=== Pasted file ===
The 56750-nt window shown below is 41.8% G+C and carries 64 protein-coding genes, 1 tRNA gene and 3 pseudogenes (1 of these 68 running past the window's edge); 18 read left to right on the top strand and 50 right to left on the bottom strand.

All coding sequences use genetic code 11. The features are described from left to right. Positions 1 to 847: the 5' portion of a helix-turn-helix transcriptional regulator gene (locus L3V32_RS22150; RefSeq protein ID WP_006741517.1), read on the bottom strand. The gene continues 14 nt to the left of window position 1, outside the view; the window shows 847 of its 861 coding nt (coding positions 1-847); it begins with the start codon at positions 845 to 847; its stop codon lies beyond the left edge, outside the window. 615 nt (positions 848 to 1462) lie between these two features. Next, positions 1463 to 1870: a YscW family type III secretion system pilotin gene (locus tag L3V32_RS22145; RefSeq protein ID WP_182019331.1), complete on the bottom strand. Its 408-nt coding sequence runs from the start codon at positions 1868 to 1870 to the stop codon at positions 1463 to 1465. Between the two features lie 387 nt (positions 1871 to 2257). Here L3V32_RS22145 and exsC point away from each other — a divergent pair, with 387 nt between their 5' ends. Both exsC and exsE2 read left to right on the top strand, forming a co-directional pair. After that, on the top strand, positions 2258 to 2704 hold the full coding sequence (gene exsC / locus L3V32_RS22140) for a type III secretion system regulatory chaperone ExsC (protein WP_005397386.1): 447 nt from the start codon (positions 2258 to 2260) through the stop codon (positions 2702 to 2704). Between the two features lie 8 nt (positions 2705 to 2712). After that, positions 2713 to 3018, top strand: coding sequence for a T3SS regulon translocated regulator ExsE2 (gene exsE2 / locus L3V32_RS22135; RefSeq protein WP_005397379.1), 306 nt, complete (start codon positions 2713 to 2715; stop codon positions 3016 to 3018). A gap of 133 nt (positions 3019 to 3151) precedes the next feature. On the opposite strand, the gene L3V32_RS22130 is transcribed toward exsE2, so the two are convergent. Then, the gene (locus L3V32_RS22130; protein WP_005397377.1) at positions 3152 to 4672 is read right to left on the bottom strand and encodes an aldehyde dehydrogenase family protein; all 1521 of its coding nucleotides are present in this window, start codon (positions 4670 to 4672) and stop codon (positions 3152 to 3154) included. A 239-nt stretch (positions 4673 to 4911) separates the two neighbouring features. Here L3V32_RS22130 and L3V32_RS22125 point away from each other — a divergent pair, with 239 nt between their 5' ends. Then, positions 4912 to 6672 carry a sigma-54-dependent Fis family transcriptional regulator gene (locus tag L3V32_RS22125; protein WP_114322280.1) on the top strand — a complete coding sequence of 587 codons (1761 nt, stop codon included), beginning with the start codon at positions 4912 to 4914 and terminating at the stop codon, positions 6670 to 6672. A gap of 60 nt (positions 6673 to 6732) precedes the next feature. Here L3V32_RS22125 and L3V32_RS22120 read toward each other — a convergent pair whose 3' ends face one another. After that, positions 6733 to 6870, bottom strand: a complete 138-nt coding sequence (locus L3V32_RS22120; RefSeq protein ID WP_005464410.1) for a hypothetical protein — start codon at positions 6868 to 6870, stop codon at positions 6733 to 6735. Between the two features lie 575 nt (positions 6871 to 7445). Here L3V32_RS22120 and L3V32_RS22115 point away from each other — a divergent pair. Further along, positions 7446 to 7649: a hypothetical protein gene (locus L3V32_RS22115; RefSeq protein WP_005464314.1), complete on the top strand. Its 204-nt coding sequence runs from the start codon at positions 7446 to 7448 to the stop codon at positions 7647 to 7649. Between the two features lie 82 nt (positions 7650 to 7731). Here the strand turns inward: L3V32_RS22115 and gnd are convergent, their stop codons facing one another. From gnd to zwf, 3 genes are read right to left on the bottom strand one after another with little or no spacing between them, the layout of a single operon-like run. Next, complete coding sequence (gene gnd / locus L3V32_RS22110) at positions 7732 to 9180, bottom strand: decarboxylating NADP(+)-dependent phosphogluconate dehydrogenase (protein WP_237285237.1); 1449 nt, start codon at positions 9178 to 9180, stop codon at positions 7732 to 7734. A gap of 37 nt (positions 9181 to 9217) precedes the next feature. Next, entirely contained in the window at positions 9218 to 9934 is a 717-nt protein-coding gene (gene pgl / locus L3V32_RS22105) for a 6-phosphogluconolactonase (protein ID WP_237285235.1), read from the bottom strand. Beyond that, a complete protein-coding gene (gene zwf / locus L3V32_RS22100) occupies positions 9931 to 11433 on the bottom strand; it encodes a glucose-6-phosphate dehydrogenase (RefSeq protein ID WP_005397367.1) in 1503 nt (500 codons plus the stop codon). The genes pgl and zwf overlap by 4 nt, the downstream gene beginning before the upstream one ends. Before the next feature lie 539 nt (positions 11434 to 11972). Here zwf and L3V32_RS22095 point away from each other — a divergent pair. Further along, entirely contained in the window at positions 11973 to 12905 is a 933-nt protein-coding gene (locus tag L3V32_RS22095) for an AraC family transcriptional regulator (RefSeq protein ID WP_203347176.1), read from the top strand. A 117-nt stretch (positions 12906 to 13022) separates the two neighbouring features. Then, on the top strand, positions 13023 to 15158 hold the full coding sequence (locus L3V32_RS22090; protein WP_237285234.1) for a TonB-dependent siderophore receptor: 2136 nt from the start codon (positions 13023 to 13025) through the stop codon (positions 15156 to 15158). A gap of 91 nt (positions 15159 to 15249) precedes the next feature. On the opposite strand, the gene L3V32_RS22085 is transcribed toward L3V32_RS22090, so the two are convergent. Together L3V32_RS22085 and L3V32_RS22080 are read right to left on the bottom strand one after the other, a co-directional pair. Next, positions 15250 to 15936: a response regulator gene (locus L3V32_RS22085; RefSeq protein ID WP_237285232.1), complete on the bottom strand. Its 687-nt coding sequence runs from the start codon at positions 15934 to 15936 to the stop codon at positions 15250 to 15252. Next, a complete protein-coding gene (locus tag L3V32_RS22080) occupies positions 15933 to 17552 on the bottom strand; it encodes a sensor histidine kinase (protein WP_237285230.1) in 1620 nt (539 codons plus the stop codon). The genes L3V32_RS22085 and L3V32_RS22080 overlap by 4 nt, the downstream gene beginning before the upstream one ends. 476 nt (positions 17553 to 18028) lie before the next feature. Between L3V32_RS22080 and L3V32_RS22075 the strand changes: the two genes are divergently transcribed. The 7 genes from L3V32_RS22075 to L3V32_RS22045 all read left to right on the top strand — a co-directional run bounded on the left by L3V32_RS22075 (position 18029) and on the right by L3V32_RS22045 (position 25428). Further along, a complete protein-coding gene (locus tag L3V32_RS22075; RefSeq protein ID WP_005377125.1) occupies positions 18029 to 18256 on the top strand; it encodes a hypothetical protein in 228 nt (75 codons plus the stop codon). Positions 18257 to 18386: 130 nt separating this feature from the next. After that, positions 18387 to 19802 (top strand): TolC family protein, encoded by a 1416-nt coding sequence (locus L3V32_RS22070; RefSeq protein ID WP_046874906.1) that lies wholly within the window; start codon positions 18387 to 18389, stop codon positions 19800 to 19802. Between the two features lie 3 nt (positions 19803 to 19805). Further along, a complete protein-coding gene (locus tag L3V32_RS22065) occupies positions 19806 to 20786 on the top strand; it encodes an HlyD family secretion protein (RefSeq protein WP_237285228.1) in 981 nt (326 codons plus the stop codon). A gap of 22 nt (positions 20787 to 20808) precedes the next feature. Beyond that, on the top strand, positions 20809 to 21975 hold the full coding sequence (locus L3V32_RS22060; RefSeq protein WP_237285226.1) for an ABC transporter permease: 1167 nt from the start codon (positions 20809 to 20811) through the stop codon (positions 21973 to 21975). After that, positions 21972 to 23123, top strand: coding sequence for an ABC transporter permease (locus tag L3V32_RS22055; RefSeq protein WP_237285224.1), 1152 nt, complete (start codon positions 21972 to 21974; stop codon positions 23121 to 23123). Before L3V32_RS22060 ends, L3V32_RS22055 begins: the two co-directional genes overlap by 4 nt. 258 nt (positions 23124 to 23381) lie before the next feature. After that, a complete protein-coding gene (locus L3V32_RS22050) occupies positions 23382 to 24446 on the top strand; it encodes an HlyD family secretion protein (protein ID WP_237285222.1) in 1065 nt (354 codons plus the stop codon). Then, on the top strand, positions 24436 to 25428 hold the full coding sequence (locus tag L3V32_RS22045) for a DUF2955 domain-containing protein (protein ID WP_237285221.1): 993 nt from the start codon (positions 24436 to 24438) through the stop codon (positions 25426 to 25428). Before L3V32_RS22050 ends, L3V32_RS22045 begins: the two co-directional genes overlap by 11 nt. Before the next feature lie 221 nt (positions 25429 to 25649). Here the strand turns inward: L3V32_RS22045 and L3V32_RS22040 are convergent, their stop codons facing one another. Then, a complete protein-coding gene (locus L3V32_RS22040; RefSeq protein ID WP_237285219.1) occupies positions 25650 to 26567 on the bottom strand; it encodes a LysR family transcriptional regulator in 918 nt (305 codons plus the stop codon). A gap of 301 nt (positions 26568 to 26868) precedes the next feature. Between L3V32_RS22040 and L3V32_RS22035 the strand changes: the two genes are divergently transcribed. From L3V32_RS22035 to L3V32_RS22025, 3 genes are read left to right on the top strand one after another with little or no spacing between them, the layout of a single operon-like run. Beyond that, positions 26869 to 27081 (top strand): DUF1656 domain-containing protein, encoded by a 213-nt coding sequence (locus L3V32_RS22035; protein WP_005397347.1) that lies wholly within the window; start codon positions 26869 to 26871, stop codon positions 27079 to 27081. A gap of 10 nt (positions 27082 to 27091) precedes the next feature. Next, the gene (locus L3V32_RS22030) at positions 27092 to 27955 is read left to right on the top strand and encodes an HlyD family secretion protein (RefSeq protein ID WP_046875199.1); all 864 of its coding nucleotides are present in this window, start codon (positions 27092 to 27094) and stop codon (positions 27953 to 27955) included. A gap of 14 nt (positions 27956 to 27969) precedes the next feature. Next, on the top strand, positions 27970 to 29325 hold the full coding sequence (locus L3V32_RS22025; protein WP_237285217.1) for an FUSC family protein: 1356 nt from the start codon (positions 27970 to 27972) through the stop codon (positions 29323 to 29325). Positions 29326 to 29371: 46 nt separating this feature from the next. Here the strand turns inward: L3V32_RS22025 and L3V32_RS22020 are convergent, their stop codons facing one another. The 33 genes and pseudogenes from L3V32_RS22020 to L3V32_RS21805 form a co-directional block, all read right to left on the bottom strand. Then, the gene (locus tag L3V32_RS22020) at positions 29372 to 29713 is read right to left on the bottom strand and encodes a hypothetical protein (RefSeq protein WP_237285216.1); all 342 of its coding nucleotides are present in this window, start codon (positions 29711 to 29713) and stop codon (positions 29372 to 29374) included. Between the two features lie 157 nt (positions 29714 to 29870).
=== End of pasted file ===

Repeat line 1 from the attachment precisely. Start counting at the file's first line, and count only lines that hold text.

The 56750-nt window shown below is 41.8% G+C and carries 64 protein-coding genes, 1 tRNA gene and 3 pseudogenes (1 of these 68 running past the window's edge); 18 read left to right on the top strand and 50 right to left on the bottom strand.